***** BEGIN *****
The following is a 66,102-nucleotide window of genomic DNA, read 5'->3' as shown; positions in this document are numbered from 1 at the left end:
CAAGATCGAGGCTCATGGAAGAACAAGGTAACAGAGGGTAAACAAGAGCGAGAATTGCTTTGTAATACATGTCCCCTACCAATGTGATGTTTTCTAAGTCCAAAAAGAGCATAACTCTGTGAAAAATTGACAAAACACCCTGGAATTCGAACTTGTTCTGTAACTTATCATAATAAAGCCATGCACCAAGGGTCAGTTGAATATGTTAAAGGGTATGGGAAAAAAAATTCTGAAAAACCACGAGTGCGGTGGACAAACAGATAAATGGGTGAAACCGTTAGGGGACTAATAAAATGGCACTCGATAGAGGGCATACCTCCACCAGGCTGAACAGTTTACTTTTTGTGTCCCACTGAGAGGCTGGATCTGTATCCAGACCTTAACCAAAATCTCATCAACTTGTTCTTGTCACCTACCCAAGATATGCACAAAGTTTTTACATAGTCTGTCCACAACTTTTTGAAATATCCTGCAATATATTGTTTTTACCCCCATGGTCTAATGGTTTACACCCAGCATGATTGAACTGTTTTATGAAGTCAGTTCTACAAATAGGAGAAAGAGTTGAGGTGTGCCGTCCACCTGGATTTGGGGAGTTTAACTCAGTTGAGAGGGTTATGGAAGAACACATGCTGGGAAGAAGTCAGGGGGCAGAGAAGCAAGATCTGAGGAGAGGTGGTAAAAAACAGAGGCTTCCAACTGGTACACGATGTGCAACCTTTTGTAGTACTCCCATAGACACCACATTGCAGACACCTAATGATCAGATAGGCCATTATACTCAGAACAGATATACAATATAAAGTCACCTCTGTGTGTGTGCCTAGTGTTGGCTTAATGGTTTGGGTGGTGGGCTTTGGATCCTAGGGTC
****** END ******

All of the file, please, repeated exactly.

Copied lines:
The following is a 66,102-nucleotide window of genomic DNA, read 5'->3' as shown; positions in this document are numbered from 1 at the left end:
CAAGATCGAGGCTCATGGAAGAACAAGGTAACAGAGGGTAAACAAGAGCGAGAATTGCTTTGTAATACATGTCCCCTACCAATGTGATGTTTTCTAAGTCCAAAAAGAGCATAACTCTGTGAAAAATTGACAAAACACCCTGGAATTCGAACTTGTTCTGTAACTTATCATAATAAAGCCATGCACCAAGGGTCAGTTGAATATGTTAAAGGGTATGGGAAAAAAAATTCTGAAAAACCACGAGTGCGGTGGACAAACAGATAAATGGGTGAAACCGTTAGGGGACTAATAAAATGGCACTCGATAGAGGGCATACCTCCACCAGGCTGAACAGTTTACTTTTTGTGTCCCACTGAGAGGCTGGATCTGTATCCAGACCTTAACCAAAATCTCATCAACTTGTTCTTGTCACCTACCCAAGATATGCACAAAGTTTTTACATAGTCTGTCCACAACTTTTTGAAATATCCTGCAATATATTGTTTTTACCCCCATGGTCTAATGGTTTACACCCAGCATGATTGAACTGTTTTATGAAGTCAGTTCTACAAATAGGAGAAAGAGTTGAGGTGTGCCGTCCACCTGGATTTGGGGAGTTTAACTCAGTTGAGAGGGTTATGGAAGAACACATGCTGGGAAGAAGTCAGGGGGCAGAGAAGCAAGATCTGAGGAGAGGTGGTAAAAAACAGAGGCTTCCAACTGGTACACGATGTGCAACCTTTTGTAGTACTCCCATAGACACCACATTGCAGACACCTAATGATCAGATAGGCCATTATACTCAGAACAGATATACAATATAAAGTCACCTCTGTGTGTGTGCCTAGTGTTGGCTTAATGGTTTGGGTGGTGGGCTTTGGATCCTAGGGTC